Playwright: Julie Hébert. At: Victory Gardens Theatre at the Biograph, 2433 N. Lincoln. Phone: 773-871-3000; $20-$50. Runs through: May 1
Imagine that you're a middle-aged African-American chef living in Chicago with a college-age child and a venerated mother gradually declining into dementia. Or imagine that you're a white gender-studies professor in New Orleans, the daughter of a cruelly embittered father, recently deceased. Now imagine that you are granted the means to discover the secret of how your respective dam and sire, both now beyond redemption or recriminations, came to be the people whom you knew. What would you do?
What the long-lost brother and sister at the center of Julie Hébert's Tree (as in "family tree") do is to hesitate, then hesitate again, then hesitate some more. Leo says, "Get out!" many times (while never threatening to call the police or take out a restraining order), and Didi likewise repeatedly declares, "I'm going!" (but never retreats farther than her car). Aloof from the denials, resentments, accusations, pleas and challenges are teenage JJ, who rejects her elders' timidity, and matriarch Jesse, who vacillates between lucidity, senility and the oracular pronouncements so beloved of southern playwrights steeped in Shintoistic ancestor-worship.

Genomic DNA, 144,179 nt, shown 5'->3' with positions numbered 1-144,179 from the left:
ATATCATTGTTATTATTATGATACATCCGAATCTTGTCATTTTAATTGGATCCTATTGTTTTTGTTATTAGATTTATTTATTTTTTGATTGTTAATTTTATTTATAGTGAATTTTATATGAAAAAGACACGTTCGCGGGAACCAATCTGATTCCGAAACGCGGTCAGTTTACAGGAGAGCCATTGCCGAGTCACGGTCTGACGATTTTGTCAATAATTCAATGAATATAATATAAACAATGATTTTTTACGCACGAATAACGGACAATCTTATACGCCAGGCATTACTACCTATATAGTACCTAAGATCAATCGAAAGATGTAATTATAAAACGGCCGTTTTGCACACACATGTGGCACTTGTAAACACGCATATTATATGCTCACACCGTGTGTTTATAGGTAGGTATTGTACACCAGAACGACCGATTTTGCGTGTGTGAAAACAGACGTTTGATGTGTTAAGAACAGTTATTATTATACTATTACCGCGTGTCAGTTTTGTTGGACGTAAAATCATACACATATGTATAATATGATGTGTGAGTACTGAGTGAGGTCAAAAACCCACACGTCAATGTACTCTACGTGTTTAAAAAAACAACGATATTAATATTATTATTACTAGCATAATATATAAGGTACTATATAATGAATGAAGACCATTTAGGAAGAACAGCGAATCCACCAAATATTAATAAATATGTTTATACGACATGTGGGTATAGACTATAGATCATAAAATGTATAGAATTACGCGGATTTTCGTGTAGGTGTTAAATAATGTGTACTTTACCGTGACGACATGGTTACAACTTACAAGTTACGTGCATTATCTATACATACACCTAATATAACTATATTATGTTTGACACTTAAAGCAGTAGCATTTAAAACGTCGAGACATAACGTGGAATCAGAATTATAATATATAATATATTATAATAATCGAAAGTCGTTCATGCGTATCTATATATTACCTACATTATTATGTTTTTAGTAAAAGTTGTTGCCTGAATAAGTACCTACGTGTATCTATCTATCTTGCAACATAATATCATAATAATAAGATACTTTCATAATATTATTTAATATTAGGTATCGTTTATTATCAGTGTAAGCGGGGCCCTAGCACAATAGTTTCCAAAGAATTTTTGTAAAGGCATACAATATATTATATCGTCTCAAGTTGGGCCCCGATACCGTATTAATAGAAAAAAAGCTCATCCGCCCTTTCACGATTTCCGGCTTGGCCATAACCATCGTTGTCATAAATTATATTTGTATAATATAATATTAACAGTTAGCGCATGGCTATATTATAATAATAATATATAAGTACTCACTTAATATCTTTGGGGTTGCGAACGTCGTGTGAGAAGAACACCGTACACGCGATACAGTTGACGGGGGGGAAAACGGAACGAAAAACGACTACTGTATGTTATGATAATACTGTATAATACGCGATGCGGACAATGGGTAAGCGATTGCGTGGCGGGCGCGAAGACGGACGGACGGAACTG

"Sometimes we have to know where we've come from to know who we are" proclaims the show's publicity. But after 95 minutes of watching Leo and Didi drag their feet, we are left as puzzled as in the beginning. Oh, we know that Mrs. Jesse Price and Mr. Ray Marcantel were once wed in California (where interracial marriages were permitted in 1954) while the latter was in the marines, and that Leo is the offspring of that union, and that the spouses eventually parted ways to seek other partners. But where did Jesse, a former school principal, acquire her saltyand curiously phallocentricvocabulary? Why did Ray's dear-john experience assume the repercussive shape that it did? And why does Didi first enter in a boat arising from a smoking pit in the stage floor (representing the Styx?) just as Jesse is ranting about seeing devils?
This isn't the first time that director Andrea J. Dymond has been assigned the task of finding a story in a labyrinth of provocative imagery, and under her guidance Aaron Todd Douglas and Elaine Rivkin maintain a capable level of interest throughout, assisted by Leslie Ann Sheppard as the peppery JJ and Celeste Williams in the thankless role of Mama Jesse. Ultimately, however, Tree is a premise still searching for a resolutiona goal we eagerly await, perhaps in a later play.